Later we found out that books and a radio were found inside Judy’s briefcase. The bomb squad destroyed the briefcase as a precaution. The device he held in his hand turned out to be a cordless phone wrapped in black tape.

Meanwhile, back in the newsroom, we continue to work. We had a new reporter there to cover the devotional while other reporters not working that night were in attendance as well. When the devotional ended, Daily Universe employees convened in the news room to figure out how to present this news on a tight deadline. We talked to eyewitnesses to the incident and worked on the main story and a few sidebars. It was a truly collaborative effort.

For the editors, there was a major problem: that Monday issue was supposed to be the Valentine’s Day edition. Advertisers had contracts for their ads to appear on the front page for the Valentine’s Day stories.

A compromise was struck. The advertisers got to keep part of the front page and also agreed to add pages to allow us to provide expanded coverage of the ordeal.

“Terrorist interrupts fireside” was the headline emblazoned across the top of the front page. Below was a photo of Judy holding the “detonator” close to President Hunter’s head, sharing space for the “Sweetheart Edition.”

About that photo — only one photographer was there that night, a freshman named Nathan Sieter. Remember, people didn’t have camera phones back then. Sieter captured the only images of the incident and those photos were aired on television and published in newspapers around the country, such as USA Today. He had captured an exclusive and the Daily Universe received some national attention. I doubt that a BYU fireside had ever received national coverage before that night — or since.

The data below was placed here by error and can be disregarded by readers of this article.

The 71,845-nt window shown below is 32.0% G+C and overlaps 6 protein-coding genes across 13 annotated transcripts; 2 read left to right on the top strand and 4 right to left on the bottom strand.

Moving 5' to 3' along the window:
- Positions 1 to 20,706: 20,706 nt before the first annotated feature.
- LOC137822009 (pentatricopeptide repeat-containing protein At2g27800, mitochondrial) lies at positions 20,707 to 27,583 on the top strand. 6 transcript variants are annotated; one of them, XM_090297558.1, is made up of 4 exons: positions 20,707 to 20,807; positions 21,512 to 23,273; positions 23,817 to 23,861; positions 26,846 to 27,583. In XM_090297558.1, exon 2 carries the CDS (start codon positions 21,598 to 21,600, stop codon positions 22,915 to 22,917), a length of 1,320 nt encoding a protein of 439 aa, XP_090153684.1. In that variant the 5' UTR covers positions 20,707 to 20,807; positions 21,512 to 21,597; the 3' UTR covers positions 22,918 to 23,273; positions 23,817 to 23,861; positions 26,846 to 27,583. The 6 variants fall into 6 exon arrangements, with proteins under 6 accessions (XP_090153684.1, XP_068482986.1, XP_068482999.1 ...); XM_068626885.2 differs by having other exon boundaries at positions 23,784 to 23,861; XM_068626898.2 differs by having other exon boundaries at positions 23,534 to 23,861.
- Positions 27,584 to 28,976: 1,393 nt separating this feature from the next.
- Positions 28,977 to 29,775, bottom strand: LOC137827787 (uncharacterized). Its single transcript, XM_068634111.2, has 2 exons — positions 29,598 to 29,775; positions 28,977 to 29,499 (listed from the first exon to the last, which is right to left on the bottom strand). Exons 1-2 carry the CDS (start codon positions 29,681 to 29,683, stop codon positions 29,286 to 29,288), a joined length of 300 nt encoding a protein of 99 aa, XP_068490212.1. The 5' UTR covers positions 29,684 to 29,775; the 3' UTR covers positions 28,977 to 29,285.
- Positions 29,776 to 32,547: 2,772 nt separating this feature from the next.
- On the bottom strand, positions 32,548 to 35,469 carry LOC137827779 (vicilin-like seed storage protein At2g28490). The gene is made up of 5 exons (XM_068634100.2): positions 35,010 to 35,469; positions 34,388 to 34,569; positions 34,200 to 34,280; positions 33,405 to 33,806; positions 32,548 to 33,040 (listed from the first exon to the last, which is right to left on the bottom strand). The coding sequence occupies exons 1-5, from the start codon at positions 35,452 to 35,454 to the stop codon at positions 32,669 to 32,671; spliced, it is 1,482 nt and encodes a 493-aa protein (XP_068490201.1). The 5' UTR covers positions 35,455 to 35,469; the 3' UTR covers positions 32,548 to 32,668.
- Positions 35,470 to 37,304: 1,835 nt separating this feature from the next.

Being the assistant sports editor, I tried to find a sports-related angle to the story. Having heard several BYU football players had been among the students to jump in and attack Judy, I made my way to the Richards Building a couple of days after the incident.

There had been some public criticism of those students and the players I talked to were reluctant to talk. They spoke to me only on the condition that I not print anything they said. One said they reacted that way only because they wanted to stand up for and protect the beloved man they considered a prophet. It was a gut reaction.

“Can you tell me anything on the record?” I asked.

“On the record? I don’t know anything about it,” one player said with a smile.

Judy was convicted of threatening President Hunter and was granted parole from the Utah State Prison in 1999. In 2002 Judy ran for the U.S. House of Representatives, but did not win the seat. In 2016, he ran for President of the United States.

A little more than one year after the incident, President Hunter became the president of LDS Church. He died in March 1995.

The events on the night of Feb. 7, 1993 at the Marriott Center made a lasting impression on the 17,000 students who attended that fireside, as well as a number of fledgling journalists at the Daily Universe.

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Jeff Call has covered BYU sports since 1993, including the past 16 years for the Deseret News. He, his wife and six sons live in Cedar Hills.